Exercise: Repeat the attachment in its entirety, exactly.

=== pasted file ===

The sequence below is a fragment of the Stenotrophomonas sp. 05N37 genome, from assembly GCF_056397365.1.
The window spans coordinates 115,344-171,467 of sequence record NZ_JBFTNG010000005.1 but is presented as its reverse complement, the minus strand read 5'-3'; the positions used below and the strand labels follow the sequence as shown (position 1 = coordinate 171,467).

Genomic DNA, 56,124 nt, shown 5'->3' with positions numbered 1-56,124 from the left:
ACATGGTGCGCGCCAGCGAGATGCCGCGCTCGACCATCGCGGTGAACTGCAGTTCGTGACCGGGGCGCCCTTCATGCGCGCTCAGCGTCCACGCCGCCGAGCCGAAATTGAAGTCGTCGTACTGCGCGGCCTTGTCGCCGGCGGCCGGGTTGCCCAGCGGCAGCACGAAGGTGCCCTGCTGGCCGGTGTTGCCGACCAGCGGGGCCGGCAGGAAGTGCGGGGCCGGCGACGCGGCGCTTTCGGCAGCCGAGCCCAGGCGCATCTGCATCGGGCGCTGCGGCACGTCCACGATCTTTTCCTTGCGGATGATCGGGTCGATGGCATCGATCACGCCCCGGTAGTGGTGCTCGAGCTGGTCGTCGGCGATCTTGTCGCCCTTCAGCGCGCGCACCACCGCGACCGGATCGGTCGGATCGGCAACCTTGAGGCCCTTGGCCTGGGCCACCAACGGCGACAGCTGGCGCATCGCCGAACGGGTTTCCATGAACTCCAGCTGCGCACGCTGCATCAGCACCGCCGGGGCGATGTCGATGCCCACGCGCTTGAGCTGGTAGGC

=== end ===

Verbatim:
The sequence below is a fragment of the Stenotrophomonas sp. 05N37 genome, from assembly GCF_056397365.1.
The window spans coordinates 115,344-171,467 of sequence record NZ_JBFTNG010000005.1 but is presented as its reverse complement, the minus strand read 5'-3'; the positions used below and the strand labels follow the sequence as shown (position 1 = coordinate 171,467).

Genomic DNA, 56,124 nt, shown 5'->3' with positions numbered 1-56,124 from the left:
ACATGGTGCGCGCCAGCGAGATGCCGCGCTCGACCATCGCGGTGAACTGCAGTTCGTGACCGGGGCGCCCTTCATGCGCGCTCAGCGTCCACGCCGCCGAGCCGAAATTGAAGTCGTCGTACTGCGCGGCCTTGTCGCCGGCGGCCGGGTTGCCCAGCGGCAGCACGAAGGTGCCCTGCTGGCCGGTGTTGCCGACCAGCGGGGCCGGCAGGAAGTGCGGGGCCGGCGACGCGGCGCTTTCGGCAGCCGAGCCCAGGCGCATCTGCATCGGGCGCTGCGGCACGTCCACGATCTTTTCCTTGCGGATGATCGGGTCGATGGCATCGATCACGCCCCGGTAGTGGTGCTCGAGCTGGTCGTCGGCGATCTTGTCGCCCTTCAGCGCGCGCACCACCGCGACCGGATCGGTCGGATCGGCAACCTTGAGGCCCTTGGCCTGGGCCACCAACGGCGACAGCTGGCGCATCGCCGAACGGGTTTCCATGAACTCCAGCTGCGCACGCTGCATCAGCACCGCCGGGGCGATGTCGATGCCCACGCGCTTGAGCTGGTAGGC